But when my next turn came up, I wanted to talk about Heaven, Hell, and Purgatory. I led a discussion on how the choices we make in this world, our personal sins, can have eternal consequences. My teenage peers had, like me, been catechized by the inadequate CCD classes of the 1970s and 80s. But unlike me, they had not been exposed to Our Lady of Fatima. They seemed to be hearing about the possibility of eternal damnation for the first time.
The youth minister, clearly uncomfortable with the topic, assured them that they need not fear. God loved them and they were all going to Heaven. The message of Fatima was outdated. We knew better now. (A teacher at the local Catholic high school, he later left the Church to become a Congregational minister.)
The experience left me confused. He was the adult authority and his way seemed easier. But what about Fatima? Was Our Lady wrong?
In college I gravitated toward Catholic orthodoxy, n the New Oxford Review mode. This was the faith of my grandmother again, combined with intellectual treasures with which I had been completely unfamiliar. But upon graduation I fell again under the sway of a dissenter, the priest I described in The Failings and the Surprising Virtues of the Vatican II Priests.
His was an ambiguity shading into dissent. He did not usually come right out and say it. The dissent was more what he did not say. The National Catholic Reporter and America were regular subjects for parish discussions. The people were encouraged to attend Call to Action conferences.
Under his influence, I immersed myself in the culture of dissent. But there, again, was that tug. I remained the boy who learned devotion to Our Lady of Fatima from his grandmother. By my mid-twenties, I could no longer resist the tug.
I read my way back into orthodox Catholicism. The faithful magazines and books were so much more persuasive than the Reporter and America.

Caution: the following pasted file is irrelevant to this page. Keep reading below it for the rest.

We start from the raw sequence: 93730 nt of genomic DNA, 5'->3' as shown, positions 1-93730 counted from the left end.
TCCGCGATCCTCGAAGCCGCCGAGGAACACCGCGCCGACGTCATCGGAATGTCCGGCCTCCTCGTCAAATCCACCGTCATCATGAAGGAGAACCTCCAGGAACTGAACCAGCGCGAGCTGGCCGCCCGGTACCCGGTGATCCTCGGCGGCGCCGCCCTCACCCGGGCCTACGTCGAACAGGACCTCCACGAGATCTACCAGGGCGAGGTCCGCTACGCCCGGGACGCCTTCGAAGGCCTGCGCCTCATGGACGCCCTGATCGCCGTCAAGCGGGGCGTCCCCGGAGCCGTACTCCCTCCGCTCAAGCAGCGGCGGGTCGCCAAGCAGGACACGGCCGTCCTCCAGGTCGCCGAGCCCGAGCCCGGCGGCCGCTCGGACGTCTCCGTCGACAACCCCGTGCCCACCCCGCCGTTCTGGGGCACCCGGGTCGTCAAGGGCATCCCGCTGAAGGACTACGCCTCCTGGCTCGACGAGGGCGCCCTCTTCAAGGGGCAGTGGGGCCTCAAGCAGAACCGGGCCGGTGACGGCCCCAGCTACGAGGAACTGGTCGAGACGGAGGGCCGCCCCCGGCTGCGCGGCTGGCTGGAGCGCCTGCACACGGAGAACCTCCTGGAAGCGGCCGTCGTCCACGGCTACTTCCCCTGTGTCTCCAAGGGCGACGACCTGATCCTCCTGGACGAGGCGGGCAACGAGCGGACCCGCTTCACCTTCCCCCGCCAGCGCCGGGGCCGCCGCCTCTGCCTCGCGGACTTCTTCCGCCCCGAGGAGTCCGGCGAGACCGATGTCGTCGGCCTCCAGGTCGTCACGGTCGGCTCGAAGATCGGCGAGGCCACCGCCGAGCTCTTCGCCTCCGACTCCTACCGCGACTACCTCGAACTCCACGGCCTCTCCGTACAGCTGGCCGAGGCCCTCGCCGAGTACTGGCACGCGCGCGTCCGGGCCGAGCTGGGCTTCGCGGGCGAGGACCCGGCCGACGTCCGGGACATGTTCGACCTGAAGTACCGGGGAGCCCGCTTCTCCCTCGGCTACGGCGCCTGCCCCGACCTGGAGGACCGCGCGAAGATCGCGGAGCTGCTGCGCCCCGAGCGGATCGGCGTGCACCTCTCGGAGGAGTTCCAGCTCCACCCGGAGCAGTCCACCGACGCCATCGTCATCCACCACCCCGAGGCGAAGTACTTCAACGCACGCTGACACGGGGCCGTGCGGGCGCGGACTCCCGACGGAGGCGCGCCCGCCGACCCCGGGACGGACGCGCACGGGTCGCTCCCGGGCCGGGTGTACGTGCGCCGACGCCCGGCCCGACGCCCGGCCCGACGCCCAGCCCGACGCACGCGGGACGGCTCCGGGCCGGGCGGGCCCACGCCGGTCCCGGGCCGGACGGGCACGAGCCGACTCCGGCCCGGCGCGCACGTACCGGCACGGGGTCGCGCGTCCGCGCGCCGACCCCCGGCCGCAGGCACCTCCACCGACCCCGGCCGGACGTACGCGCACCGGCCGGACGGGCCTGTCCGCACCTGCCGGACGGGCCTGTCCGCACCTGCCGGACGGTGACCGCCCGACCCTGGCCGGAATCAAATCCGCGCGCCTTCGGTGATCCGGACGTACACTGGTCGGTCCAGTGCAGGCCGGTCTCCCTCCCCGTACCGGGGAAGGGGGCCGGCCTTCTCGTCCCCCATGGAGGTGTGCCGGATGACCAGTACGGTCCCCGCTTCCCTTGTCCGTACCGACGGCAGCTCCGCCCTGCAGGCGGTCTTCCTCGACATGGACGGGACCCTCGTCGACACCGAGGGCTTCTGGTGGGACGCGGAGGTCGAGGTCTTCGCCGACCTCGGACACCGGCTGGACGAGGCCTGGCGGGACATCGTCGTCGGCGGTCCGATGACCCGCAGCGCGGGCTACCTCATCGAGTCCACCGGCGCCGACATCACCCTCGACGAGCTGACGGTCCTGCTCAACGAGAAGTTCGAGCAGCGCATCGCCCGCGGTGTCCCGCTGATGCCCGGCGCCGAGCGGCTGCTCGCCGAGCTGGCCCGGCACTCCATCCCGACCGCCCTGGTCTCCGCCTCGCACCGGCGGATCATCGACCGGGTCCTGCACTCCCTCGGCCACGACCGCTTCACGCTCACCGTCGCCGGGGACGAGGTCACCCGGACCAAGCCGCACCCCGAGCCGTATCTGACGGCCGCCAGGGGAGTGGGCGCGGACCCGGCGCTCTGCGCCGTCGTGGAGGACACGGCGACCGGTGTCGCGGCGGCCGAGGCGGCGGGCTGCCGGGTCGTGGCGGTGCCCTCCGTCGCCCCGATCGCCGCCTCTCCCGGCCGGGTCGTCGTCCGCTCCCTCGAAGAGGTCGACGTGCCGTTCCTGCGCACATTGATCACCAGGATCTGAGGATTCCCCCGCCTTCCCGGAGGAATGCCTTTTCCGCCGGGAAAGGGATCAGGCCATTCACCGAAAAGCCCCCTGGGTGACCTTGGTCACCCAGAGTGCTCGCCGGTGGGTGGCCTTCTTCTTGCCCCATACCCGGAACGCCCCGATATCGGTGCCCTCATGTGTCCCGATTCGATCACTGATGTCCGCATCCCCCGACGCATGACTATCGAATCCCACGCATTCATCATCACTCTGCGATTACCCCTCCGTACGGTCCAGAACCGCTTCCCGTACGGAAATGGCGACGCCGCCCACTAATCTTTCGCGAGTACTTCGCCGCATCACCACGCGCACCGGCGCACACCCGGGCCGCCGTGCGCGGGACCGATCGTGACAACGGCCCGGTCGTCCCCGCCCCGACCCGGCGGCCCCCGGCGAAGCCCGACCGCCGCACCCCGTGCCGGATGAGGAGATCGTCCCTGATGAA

The final break came when my then-atheist girlfriend (who is now my wife) decided to convert to Catholicism and took RCIA courses at my parish. The teacher informed her class that the devil is not an actual person and that our prayers have no effect on the souls of the dead. That was it for me. That’s not what Our Lady of Fatima showed us. That was not the Catholicism I had learned from my grandmother. I was done with dissent.
When no less a person than the Mother of God herself comes down from Heaven, tells you to pray the rosary, gives specific instructions for the Pope, makes predictions about world events that later come true, and makes them to three small children who have no idea what she is talking about, and then brings about a miracle that is witnessed by 70,000 people and is reported on in atheist newspapers, then attention must be paid. And the truths of Catholicism cannot be denied, especially by Catholic dissenters who would like to erase the parts that make them uncomfortable.
Catholicism is something real. It is something concrete. It is not your invisible friend. It is not something that you make up as you go along in order to soothe your anxieties. Catholicism is something outside of you, something that challenges you. It sets a goal that, if you are careless, you may not reach. But therein lies your need for God’s mercy, and for your faith.
It was Our Lady of Fatima who guided me back to my faith and, indeed, saved my faith, by showing the children Hell. Thank you, Mary.
Peter Wolfgang is president of Family Institute of Connecticut Action. He lives in Waterbury, Connecticut, with his wife and their seven children. The views expressed here are solely his own. His previous article was The Failings and the Surprising Virtues of the Vatican II Priests.
The picture in the article shows a procession at Fatima in 1951 (OFF/AFP via Getty Images).